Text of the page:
Argument structure and its acquisition in classifier constructions in Sign Language of the Netherlands (SLN)
(January 2011 – June 2014)

Researcher on the project:

Vanja de Lint

Vanja de Lint

Supervisors: Onno Crasborn, Paula Fikkert and Asli Özyurek

Short project description:
Sign languages differ from spoken languages using visual-spatial modality in their main mode of transmission. Thus understanding sign language structures and their acquisition helps us abstract away from limitations of the medium through which language is transmitted.

One area in which all sign languages studied so far differ radically from spoken languages is that of spatial language. All sign languages make abundant use of so-called classifier predicates which incorporate handshapes that have resemblances to the entities that are arguments of the predicates (inverted V-handshape and wiggling fingers to express somebody walking). In this project we aim to investigate these modality-specific structures and specifically how classifier constructions influence the argument structure for NGT (Nederlandse Gebarentaal/Dutch sign language) and their acquisition.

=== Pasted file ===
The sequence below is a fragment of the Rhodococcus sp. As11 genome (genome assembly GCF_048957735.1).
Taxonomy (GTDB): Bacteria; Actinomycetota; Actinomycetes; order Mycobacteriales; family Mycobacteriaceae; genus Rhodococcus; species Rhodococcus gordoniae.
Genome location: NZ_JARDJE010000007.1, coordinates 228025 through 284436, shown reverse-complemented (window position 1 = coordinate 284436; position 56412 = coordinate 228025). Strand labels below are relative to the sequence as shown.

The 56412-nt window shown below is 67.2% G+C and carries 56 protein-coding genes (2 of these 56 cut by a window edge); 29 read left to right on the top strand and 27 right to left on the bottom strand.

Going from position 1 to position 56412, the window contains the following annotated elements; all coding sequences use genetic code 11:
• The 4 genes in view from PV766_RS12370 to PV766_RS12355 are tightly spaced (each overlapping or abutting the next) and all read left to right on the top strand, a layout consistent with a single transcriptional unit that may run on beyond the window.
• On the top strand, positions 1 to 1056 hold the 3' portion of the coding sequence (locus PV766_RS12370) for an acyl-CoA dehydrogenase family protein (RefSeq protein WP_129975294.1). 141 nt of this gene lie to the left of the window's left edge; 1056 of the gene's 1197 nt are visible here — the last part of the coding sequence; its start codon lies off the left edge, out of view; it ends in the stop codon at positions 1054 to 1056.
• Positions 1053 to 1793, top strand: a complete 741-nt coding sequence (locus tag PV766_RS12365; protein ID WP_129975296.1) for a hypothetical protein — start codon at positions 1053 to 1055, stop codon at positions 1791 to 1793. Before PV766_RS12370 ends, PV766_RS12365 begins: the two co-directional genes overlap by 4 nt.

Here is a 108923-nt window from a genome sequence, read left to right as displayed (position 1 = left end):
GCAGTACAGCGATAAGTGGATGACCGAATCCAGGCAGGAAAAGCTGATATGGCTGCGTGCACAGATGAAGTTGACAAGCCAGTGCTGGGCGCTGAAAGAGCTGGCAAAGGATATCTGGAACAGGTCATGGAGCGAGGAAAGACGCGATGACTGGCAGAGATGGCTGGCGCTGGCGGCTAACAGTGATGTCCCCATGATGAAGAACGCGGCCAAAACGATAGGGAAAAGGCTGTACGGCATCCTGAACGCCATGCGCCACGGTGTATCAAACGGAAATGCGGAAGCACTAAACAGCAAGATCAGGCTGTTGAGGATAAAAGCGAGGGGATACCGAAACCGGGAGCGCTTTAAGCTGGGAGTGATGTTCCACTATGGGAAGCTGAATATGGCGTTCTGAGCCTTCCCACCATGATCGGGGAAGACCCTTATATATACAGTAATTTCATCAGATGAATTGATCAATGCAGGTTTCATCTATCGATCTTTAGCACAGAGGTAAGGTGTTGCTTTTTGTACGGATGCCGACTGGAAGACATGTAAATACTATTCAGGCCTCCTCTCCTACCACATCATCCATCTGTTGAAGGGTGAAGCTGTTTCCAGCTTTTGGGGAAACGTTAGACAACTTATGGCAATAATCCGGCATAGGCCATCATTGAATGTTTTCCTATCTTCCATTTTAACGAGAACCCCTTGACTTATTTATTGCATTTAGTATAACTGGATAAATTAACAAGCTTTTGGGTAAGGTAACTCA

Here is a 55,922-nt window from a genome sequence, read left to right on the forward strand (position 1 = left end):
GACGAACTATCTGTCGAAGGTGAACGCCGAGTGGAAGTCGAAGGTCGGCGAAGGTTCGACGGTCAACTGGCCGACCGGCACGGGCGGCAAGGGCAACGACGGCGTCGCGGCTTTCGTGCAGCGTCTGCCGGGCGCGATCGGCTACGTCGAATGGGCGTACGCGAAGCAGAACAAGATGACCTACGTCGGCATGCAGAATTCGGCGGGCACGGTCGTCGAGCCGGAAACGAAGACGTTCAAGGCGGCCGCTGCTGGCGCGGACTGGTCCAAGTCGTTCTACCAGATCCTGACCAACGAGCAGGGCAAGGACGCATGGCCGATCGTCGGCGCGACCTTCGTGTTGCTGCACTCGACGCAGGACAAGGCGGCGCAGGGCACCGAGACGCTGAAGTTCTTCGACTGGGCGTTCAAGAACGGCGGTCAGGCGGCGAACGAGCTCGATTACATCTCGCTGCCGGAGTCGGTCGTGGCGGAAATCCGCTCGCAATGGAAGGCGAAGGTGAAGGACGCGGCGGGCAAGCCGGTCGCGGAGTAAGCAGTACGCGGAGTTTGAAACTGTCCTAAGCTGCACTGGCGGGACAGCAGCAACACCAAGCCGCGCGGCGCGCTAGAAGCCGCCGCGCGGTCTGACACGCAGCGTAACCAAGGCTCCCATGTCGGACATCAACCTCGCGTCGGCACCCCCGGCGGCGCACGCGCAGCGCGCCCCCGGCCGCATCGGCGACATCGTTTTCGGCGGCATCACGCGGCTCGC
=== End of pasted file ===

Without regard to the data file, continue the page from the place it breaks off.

To this end we will make 5 longitudinal case studies of hearing children of Deaf adults (CODAs), who form the majority of children acquiring NGT and their deaf parents. We will test both production and comprehension of classifier constructions within argument structure alternations. The children will be tested at 4 points in time (stages) in 6-month intervals and the parents at the first and last stage. Production will be elicited on the basis of short video stories in which simple actions (somebody breaks a pencil vs. a broken pencil) take place. Productions of the parents will be elicited in two situations: when they depict these actions to another Deaf adult and to their child. This will allow a direct comparison of the input to the output patterns. Comprehension study using an eye tracker technique will investigate parents' and children's comprehension of signed sentences including the argument structure alternations. As such this will the first descriptive as well as experimental study investigating the use and development of a modality-specific aspect of signed languages, and in specifically in NGT, combining production and comprehension.

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